Business value is not a specific number and there is no one absolute value that defines it. But rather business value is range and varies greatly based on assumptions used and factors considered. Market value is one type of business value.
Fair market value is the price at which a business changes hands between a willing business buyer and seller. It is important to keep in mind there is no one true value for a business because the value of a business is influenced by many factors. So rather than think of the value of a business as an absolute number, one should think of it as a range. There are many reasons owners value businesses including buying and selling businesses, employee stock ownership plans, estate taxes, business equity transfer, financing and so on. Business valuation is also required for tax purpose when a business transferred to the next generation.
One place to start is to engage a professional business appraiser. Appraisers tend to conduct detailed analysis and use intrinsic valuation techniques rather than using rules of thumb because it tends to be overly optimistic. Business appraisers have their pulse on macroeconomic and microeconomic changes effecting the economy and they can help business owner’s trade-off terms with cash when negotiating a term sheet.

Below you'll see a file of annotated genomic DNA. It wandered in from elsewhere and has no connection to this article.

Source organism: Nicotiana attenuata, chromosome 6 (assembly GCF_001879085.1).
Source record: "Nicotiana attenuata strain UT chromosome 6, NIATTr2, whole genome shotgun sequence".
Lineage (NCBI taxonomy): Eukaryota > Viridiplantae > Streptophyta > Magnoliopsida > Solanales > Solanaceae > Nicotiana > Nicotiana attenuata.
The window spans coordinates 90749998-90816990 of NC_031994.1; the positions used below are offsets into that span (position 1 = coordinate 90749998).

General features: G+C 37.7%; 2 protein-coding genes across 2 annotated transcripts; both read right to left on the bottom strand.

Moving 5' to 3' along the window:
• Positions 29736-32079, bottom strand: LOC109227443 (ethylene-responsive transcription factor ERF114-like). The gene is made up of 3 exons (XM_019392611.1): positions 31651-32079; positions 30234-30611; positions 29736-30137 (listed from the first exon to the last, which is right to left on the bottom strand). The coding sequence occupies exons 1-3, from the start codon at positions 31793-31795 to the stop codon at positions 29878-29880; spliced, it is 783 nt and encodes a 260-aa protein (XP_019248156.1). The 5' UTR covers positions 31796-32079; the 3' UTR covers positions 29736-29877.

There are two factors that affect small business valuations the most namely cash flow and the value of assets it holds. Cash flow is the amount of cash the business generates. Other factors that influence a business include Supply and demand, Interest rates, nature and history of the business, location of the business and so on. When the number of businesses for sale is large the value tends to be lower and vice versa. If interest rates go up money gets tighter, interest payment becomes larger and the value of the business goes down.
Some additional considerations for business valuation include:
- Financial condition of the business. The best measure for this is the book value. Book value is the total assets minus total liabilities of the business. The book value of a business can be determined by analyzing the balance sheet and income statement.
- Ability of the business to generate cash, pay dividends and so on.
- Prior sales of businesses in the area. In the best case there would be similar businesses in the geographic location that can be used as comparable.
Following is a checklist of documents a business owner requires to value a business.
- Financial statements which includes balance sheets, income statements for up to the last five fiscal years.
- Income tax returns for the last five years.
- Equipment list, depreciation schedule, Accounts Receivable, Accounts payable, inventory list, lease, and prepaid expenses.
- List of stockholders or partners, with number of shares owned by each or percentage of each partner’s interest.
- Description of business including competitive analysis and factors that make the business unique.
- Regulatory filings, associations the business belongs to and relevant trade publications.
- List of patents, copyrights, trademarks, and other intangible assets.
- Is the business at risk from new regulations or legislation.